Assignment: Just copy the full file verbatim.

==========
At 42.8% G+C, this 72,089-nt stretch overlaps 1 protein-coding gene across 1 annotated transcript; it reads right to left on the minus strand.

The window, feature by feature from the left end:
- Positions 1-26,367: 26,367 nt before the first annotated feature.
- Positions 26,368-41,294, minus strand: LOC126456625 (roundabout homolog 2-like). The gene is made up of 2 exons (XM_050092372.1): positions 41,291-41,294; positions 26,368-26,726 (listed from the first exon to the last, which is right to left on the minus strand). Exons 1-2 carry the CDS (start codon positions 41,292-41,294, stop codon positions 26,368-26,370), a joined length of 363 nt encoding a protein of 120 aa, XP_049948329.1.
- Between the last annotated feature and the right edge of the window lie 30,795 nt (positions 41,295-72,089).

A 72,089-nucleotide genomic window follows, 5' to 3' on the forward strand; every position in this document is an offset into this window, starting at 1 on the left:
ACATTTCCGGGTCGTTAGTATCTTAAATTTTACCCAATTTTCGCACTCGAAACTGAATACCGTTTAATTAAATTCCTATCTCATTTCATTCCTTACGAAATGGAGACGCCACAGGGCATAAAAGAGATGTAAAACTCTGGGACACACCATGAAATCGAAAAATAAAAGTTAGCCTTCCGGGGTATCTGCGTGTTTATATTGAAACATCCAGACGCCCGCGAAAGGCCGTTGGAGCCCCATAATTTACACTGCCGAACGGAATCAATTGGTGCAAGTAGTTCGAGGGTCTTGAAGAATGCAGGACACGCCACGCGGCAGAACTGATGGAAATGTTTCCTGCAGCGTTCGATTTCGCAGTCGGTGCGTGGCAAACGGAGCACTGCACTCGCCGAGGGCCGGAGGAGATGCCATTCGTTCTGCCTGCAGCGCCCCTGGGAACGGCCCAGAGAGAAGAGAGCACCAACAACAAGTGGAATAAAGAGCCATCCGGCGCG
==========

At 42.8% G+C, this 72,089-nt stretch overlaps 1 protein-coding gene across 1 annotated transcript; it reads right to left on the minus strand.

The window, feature by feature from the left end:
- Positions 1-26,367: 26,367 nt before the first annotated feature.
- Positions 26,368-41,294, minus strand: LOC126456625 (roundabout homolog 2-like). The gene is made up of 2 exons (XM_050092372.1): positions 41,291-41,294; positions 26,368-26,726 (listed from the first exon to the last, which is right to left on the minus strand). Exons 1-2 carry the CDS (start codon positions 41,292-41,294, stop codon positions 26,368-26,370), a joined length of 363 nt encoding a protein of 120 aa, XP_049948329.1.
- Between the last annotated feature and the right edge of the window lie 30,795 nt (positions 41,295-72,089).

A 72,089-nucleotide genomic window follows, 5' to 3' on the forward strand; every position in this document is an offset into this window, starting at 1 on the left:
ACATTTCCGGGTCGTTAGTATCTTAAATTTTACCCAATTTTCGCACTCGAAACTGAATACCGTTTAATTAAATTCCTATCTCATTTCATTCCTTACGAAATGGAGACGCCACAGGGCATAAAAGAGATGTAAAACTCTGGGACACACCATGAAATCGAAAAATAAAAGTTAGCCTTCCGGGGTATCTGCGTGTTTATATTGAAACATCCAGACGCCCGCGAAAGGCCGTTGGAGCCCCATAATTTACACTGCCGAACGGAATCAATTGGTGCAAGTAGTTCGAGGGTCTTGAAGAATGCAGGACACGCCACGCGGCAGAACTGATGGAAATGTTTCCTGCAGCGTTCGATTTCGCAGTCGGTGCGTGGCAAACGGAGCACTGCACTCGCCGAGGGCCGGAGGAGATGCCATTCGTTCTGCCTGCAGCGCCCCTGGGAACGGCCCAGAGAGAAGAGAGCACCAACAACAAGTGGAATAAAGAGCCATCCGGCGCG